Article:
Identify the figure of speech and explain the meaning in each of the following quotations from “Ode to the West Wind” by Percy Bysshe Shelley. I fall upon the thorns of life! I bleed! Drive my dead thoughts over the universe, Like withered leaves, to quicken a new birth! Thou who didst waken from his summer dreamsThe blue Mediterranean, where he lay.

These three figures of speech from "Ode to the West Wind" are examples of metaphor, simile, and personification. The latter two quotations are also examples of apostrophe, in which the poet addresses the wind directly.

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In Percy Bysshe Shelley's "Ode to the West Wind," the following line appears in the fourth stanza:

I fall upon the thorns of life! I bleed!

This is a metaphor. The pains and trials of life are compared to thorns and the suffering they cause the poet, to bleeding.

In the fifth and final stanza, the poet speaks to the wind:

Drive my dead thoughts over the universe
Like wither'd leaves to quicken a new birth!
This is both an apostrophe and a simile. An apostrophe is a direct address, often to an inanimate object or force, and is a common element in Romantic poetry. In this case, the poet addresses the wind and asks it to carry his thoughts through the universe. Because these thoughts are dead, he compares them with dead leaves, which are in fact blown about by the wind. There is a paradox in asking the wind to spread his thoughts "to quicken a new birth" when he admits that the thoughts are themselves dead.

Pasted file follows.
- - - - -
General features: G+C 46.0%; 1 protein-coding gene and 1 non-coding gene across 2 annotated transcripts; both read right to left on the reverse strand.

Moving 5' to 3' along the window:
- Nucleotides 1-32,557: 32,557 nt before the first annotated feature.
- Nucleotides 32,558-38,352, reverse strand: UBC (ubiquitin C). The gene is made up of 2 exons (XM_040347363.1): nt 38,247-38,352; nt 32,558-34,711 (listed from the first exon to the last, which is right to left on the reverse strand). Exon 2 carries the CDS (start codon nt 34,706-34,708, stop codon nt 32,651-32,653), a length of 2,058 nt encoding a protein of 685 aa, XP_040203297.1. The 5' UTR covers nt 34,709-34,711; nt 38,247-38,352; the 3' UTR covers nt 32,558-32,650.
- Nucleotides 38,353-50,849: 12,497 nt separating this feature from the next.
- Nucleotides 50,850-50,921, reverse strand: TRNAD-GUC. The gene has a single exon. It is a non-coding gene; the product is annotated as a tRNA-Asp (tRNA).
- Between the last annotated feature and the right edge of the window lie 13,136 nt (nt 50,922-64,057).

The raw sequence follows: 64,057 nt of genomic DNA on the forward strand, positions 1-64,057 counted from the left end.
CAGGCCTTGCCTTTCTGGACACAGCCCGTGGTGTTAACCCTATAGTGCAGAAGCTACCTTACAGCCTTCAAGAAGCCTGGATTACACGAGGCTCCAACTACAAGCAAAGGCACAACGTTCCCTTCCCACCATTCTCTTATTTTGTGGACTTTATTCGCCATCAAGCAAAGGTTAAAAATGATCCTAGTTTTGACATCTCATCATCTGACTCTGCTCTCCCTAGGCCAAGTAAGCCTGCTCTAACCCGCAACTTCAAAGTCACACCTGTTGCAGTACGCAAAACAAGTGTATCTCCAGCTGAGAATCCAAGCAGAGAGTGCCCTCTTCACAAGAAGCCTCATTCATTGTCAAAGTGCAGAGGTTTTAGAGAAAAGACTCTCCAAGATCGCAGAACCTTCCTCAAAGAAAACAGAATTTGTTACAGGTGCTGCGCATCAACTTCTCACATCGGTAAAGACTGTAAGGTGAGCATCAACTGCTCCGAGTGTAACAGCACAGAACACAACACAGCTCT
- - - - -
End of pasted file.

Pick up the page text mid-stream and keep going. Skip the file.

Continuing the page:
The following lines appear in the third stanza:
Thou who didst waken from his summer dreams
The blue Mediterranean, where he lay.
This is also an example of apostrophe, directly addressing the wind. In addition to this, it is an instance of personification. The Mediterranean is presented as a man, since Shelley describes the sea, using the masculine pronoun, as lying down and being wakened from sleep. This provides the reader with a vivid image of what happens when the wind blows over the water, stirring it up to animation. All three figures of speech are striking images, giving the poem a strongly visual quality.
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